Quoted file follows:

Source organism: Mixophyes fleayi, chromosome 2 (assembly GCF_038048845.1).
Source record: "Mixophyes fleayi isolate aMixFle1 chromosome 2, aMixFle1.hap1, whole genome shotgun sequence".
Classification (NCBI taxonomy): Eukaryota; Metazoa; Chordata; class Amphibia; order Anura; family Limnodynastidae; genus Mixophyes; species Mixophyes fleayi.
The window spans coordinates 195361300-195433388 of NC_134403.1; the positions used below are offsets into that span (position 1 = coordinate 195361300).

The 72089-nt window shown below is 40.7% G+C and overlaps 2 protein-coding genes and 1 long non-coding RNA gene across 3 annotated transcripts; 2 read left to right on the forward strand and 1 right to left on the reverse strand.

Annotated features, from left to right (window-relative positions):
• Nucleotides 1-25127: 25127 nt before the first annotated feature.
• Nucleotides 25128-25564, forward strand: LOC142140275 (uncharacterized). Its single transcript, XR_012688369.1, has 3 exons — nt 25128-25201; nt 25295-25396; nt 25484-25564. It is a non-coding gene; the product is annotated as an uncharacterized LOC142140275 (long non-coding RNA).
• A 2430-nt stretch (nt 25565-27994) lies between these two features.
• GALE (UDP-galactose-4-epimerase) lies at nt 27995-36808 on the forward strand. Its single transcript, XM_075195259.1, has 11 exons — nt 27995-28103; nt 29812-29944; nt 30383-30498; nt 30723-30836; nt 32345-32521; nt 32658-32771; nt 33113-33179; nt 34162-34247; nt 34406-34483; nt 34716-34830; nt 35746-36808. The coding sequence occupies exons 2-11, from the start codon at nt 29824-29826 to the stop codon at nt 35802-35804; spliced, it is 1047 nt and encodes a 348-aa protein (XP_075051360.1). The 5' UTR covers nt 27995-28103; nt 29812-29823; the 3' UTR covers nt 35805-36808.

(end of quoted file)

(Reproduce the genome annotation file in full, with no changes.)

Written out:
Source organism: Mixophyes fleayi, chromosome 2 (assembly GCF_038048845.1).
Source record: "Mixophyes fleayi isolate aMixFle1 chromosome 2, aMixFle1.hap1, whole genome shotgun sequence".
Classification (NCBI taxonomy): Eukaryota; Metazoa; Chordata; class Amphibia; order Anura; family Limnodynastidae; genus Mixophyes; species Mixophyes fleayi.
The window spans coordinates 195361300-195433388 of NC_134403.1; the positions used below are offsets into that span (position 1 = coordinate 195361300).

The 72089-nt window shown below is 40.7% G+C and overlaps 2 protein-coding genes and 1 long non-coding RNA gene across 3 annotated transcripts; 2 read left to right on the forward strand and 1 right to left on the reverse strand.

Annotated features, from left to right (window-relative positions):
• Nucleotides 1-25127: 25127 nt before the first annotated feature.
• Nucleotides 25128-25564, forward strand: LOC142140275 (uncharacterized). Its single transcript, XR_012688369.1, has 3 exons — nt 25128-25201; nt 25295-25396; nt 25484-25564. It is a non-coding gene; the product is annotated as an uncharacterized LOC142140275 (long non-coding RNA).
• A 2430-nt stretch (nt 25565-27994) lies between these two features.
• GALE (UDP-galactose-4-epimerase) lies at nt 27995-36808 on the forward strand. Its single transcript, XM_075195259.1, has 11 exons — nt 27995-28103; nt 29812-29944; nt 30383-30498; nt 30723-30836; nt 32345-32521; nt 32658-32771; nt 33113-33179; nt 34162-34247; nt 34406-34483; nt 34716-34830; nt 35746-36808. The coding sequence occupies exons 2-11, from the start codon at nt 29824-29826 to the stop codon at nt 35802-35804; spliced, it is 1047 nt and encodes a 348-aa protein (XP_075051360.1). The 5' UTR covers nt 27995-28103; nt 29812-29823; the 3' UTR covers nt 35805-36808.